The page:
But let’s be clear, there is nothing immature or childish about wanting to build muscle. Sure, it’s vain, but I see NOTHING wrong with wanting to look after your appearance.
More muscle mass simply makes you look better, instead looking like a rake that’s better off in the garden.
You’re telling me you don’t want to look better naked? Come on now.
Looking the part, and being strong to boot makes you FEEL BETTER. But not only that, I guarantee you it will improve a whole lot of other areas of your life too.
Many of my coaching clients are men in their 50s. And when they come to me, they all have their own issue.
A lot of them are overweight. Many suffer with low libido and high levels of stress. Indeed, often these men have done well in their careers and made a lot of money, but at the expense of their health.
Making big changes to your health and your physique in your 50s is no mean feat. You simply don’t have the energy levels and recovery ability of a younger man.
However, with the right attitude, consistency and dedication, anything is possible. My clients are proof-positive of this.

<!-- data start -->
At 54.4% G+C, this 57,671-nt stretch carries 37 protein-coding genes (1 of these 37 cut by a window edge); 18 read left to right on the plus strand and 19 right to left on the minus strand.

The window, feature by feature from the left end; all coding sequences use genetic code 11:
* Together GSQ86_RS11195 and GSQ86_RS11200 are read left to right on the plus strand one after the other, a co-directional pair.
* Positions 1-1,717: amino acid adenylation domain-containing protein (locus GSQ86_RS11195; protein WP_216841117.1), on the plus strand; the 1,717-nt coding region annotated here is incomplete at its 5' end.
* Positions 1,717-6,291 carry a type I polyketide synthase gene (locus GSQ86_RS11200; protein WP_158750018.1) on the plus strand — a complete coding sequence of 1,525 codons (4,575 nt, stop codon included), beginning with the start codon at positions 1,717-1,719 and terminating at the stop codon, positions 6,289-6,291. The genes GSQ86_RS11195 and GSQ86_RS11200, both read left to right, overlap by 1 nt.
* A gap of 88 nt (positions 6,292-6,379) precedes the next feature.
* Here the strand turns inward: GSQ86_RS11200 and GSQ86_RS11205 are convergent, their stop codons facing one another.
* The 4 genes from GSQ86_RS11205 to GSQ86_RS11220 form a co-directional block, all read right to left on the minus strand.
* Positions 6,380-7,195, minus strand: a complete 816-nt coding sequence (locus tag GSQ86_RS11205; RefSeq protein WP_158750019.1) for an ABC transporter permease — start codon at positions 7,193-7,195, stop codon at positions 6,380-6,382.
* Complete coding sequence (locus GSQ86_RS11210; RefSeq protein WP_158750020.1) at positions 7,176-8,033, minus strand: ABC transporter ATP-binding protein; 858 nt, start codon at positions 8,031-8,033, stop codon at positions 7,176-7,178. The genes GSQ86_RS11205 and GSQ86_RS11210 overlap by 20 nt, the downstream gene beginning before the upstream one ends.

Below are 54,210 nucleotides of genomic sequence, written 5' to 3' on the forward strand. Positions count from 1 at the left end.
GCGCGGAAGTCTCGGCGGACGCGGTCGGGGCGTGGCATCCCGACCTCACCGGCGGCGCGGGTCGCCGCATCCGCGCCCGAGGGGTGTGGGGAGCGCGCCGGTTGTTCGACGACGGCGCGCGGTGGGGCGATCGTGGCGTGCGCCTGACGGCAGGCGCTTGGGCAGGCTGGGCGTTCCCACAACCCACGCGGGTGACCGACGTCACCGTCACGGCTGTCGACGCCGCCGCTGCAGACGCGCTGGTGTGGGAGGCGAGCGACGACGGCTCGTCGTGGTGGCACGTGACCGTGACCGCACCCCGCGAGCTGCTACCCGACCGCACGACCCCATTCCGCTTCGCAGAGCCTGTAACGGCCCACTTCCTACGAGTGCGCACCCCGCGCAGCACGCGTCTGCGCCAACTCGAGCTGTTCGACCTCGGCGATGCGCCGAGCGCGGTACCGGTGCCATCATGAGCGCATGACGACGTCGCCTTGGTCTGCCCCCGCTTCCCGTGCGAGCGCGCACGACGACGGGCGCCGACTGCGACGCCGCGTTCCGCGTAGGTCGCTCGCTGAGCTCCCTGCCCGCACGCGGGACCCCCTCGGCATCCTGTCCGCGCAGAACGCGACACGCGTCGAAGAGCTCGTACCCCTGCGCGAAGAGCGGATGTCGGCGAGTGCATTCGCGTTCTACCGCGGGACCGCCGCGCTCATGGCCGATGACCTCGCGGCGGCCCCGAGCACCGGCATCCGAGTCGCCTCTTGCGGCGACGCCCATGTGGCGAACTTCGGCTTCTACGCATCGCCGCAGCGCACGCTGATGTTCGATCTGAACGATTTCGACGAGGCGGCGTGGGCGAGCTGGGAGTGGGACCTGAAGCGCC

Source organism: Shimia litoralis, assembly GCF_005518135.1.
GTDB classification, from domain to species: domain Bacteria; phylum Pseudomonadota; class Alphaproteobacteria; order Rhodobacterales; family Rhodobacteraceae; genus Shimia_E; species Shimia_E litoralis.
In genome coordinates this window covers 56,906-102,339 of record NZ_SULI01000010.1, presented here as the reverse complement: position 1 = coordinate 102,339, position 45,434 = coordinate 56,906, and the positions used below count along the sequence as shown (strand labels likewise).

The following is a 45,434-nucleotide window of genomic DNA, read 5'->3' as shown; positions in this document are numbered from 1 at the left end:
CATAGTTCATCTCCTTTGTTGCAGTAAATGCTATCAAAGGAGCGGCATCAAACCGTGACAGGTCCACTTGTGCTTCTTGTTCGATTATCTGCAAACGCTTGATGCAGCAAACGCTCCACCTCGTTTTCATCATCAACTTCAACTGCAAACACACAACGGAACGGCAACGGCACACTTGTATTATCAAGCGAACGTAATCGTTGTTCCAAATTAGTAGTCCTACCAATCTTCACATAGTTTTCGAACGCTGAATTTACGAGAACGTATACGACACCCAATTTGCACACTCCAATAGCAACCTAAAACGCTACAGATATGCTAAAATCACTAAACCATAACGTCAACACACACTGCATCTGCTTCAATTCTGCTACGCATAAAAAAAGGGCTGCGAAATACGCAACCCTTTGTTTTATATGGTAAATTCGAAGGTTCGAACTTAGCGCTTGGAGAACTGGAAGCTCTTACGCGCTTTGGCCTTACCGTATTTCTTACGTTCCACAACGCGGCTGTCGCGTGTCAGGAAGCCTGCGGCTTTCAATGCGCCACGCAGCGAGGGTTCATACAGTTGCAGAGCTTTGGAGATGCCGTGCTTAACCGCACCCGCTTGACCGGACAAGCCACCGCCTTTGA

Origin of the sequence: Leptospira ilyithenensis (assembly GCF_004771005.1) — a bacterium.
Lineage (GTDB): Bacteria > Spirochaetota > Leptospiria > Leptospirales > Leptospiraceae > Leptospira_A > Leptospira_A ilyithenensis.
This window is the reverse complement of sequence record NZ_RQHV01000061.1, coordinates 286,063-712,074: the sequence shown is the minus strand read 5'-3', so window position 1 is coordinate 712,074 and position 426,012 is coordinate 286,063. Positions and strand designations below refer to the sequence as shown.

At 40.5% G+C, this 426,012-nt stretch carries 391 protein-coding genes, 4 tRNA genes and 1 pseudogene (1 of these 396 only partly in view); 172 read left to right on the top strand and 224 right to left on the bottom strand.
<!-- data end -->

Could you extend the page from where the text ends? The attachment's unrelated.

Many have lost weight, gained muscle AND gained their life back. They no longer buy into the myth that being an older man is a handicap. Being in great health and top shape as a man in his 50s opens up a whole world of possibilities to you.
Possibilities you didn’t even think existed. But they were always there – you just didn’t see them.
And that’s the thing about getting into great shape that’s rarely discussed:
It gives you incredible mental clarity in your life. Maybe even for the first time. If you follow many of the tips I outline in this post, I promise you incredible results.